[–] i_scream_trucks 0 points 5 points (+5|-0) ago 

[–] hyperesthesia 0 points 3 points (+3|-0) ago  (edited ago)

This post makes me legitimately angry for so many reasons.

  1. "Full stack" developer is a bullshit term which really just brings to light the fact that 95% of people in the software industry are fucking morons. Development is development. The only difference between C++, JavaScript, and Lua is syntax. If you aren't "full stack" then you aren't a developer, you're a monkey who memorized a couple of commands
  2. SO MANY FUCKING COMPANIES want to hire someone who's motivated to take ownership of a project, but then they don't compensate them as an owner. "We want you to work from 7am to 11pm and really LOVE what you do.... and we'll pay you $30,000 annual salary (no overtime) and you won't get stock options". If you want people to feel invested, then give them a fucking stake. I won't care about your profits if I don't get a share of them
  3. SO MANY FUCKING COMPANIES want to hire someone who comes pre-built with all of their ridiculous goddamned demands. "We want someone with 20+ years of experience writing apps on every conceivable platform". It's called on-the-fucking-job training. Every 5 years the number of software developers doubles. Written another way that means OVER HALF of all software developers have less than 5 years of experience. SO FUCKING TEACH THEM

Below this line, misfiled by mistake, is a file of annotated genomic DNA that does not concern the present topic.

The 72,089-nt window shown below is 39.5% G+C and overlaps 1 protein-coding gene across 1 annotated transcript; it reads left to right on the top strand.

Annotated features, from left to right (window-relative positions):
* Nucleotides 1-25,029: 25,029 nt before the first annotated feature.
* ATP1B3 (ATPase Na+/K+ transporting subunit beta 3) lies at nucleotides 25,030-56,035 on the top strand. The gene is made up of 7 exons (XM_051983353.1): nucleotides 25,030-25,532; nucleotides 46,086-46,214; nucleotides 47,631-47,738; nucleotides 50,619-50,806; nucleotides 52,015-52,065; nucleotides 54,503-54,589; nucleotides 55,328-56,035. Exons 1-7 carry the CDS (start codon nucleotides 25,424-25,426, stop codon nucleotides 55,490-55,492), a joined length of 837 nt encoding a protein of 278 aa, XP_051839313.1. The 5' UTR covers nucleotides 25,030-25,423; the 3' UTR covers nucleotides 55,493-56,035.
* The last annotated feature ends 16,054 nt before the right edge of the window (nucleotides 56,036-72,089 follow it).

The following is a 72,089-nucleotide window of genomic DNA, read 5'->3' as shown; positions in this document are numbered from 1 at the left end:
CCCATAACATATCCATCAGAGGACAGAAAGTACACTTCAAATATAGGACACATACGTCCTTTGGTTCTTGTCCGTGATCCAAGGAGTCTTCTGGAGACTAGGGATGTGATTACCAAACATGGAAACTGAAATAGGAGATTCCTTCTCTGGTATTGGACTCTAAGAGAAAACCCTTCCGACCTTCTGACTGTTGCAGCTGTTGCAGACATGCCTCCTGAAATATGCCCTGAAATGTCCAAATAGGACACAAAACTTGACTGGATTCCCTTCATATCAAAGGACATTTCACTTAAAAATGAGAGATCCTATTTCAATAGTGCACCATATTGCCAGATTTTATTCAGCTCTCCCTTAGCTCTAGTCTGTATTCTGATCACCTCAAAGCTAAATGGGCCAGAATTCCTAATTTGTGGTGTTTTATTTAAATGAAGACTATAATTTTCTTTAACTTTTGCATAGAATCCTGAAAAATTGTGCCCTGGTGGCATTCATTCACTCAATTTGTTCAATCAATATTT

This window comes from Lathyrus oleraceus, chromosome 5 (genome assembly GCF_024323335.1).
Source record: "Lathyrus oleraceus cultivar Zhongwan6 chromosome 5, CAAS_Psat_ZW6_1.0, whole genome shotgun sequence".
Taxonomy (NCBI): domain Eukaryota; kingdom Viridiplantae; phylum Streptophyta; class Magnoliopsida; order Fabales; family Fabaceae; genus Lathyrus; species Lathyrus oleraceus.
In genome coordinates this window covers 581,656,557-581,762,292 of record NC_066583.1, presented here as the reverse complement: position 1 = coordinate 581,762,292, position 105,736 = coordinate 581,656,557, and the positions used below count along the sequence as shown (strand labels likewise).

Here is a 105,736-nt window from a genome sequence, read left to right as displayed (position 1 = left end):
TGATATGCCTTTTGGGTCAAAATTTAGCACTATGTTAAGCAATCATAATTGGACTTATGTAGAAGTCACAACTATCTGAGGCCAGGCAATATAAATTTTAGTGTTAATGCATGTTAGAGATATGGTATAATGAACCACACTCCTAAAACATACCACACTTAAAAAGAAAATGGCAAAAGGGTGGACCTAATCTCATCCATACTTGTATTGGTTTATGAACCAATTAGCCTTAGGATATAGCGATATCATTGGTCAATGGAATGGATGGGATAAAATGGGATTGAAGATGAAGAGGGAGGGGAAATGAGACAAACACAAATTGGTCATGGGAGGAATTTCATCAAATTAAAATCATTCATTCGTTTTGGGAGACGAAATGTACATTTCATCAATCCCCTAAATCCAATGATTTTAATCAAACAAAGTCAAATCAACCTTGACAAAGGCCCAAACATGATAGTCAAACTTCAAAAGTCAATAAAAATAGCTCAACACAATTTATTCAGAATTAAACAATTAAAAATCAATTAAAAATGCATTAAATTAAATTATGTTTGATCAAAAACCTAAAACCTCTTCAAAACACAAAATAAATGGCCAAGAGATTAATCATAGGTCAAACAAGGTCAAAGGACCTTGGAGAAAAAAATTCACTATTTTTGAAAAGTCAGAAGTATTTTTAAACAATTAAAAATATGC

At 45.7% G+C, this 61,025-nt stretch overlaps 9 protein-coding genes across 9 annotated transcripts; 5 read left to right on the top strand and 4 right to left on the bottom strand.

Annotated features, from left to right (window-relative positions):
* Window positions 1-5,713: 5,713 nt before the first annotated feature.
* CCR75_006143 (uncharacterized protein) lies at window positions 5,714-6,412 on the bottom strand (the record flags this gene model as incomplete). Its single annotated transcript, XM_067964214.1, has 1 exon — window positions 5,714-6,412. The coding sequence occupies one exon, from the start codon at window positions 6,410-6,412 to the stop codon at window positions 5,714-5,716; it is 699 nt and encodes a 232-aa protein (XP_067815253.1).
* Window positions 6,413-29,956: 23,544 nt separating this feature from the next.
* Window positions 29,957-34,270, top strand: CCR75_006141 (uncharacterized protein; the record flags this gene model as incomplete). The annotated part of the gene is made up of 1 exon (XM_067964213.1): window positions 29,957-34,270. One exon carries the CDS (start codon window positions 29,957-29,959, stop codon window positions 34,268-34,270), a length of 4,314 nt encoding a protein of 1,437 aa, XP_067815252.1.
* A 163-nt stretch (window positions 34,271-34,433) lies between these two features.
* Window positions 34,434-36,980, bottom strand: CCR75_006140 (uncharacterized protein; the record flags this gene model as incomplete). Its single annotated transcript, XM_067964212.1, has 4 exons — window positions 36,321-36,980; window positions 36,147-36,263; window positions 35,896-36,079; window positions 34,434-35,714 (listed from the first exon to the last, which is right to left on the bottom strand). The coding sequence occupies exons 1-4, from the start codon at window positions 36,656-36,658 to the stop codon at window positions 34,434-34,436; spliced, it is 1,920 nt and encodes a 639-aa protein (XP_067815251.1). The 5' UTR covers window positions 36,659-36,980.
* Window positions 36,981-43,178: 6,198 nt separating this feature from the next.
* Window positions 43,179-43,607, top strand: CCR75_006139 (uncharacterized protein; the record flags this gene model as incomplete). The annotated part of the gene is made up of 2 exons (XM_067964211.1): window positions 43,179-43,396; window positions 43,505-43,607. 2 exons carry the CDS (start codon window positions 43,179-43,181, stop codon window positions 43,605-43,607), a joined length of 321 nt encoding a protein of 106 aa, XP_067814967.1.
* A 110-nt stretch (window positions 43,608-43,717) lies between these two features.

4. The reason there are so many fucking job openings is because a bunch of fucking morons think they can make a "software company" and magically produce cash. Every blow joe and his mother wants to make a "million dollar app", but if it doesn't generate a million dollars of economic value then it's not a fucking million dollar app. There are millions of "me too" companies trying to re-invent the wheel for the 8000th time
  5. The OTHER reason there are so many fucking job openings is because there are so many fucking bad developers. One good developer can do the job of 10 bad ones. Therefore if there are 5 openings per 1 developer that means you need HALF as many developers, but they need to not suck - which would happen if you actually fucking trained people instead of expecting them to front the cost of their own training for 10+ years before getting paid absolute shit
  6. After talking about "unicorns" and "full stack developers" and how companies want to hire a fucking 30+ year experience PhD for pennies on the dollar, they then "solve" the problem by saying you should split your stack and have two dev work entirely independently with no communication on the same product. What the ever-loving fuck?
  7. This kind of "hire shitty people with no experience, don't train them, and have them work in a silo" mentality is the PRIMARY reason that 99% of software today is FUCKING AWFUL. Shit breaks all the time. You can go to literally ANY multi-million dollar production website, open the javascript console, and there are HUNDREDS of errors -- and PEOPLE THINK THIS IS NORMAL. What the FUCK? Back in the 70's you'd get fired if you wrote the shitty code that people now pay billions for.

This is just a small part of why development is fucking terrible now. I fucking hate what companies have done to programming.

[–] tulliosiragsua 0 points 1 points (+1|-0) ago  (edited ago)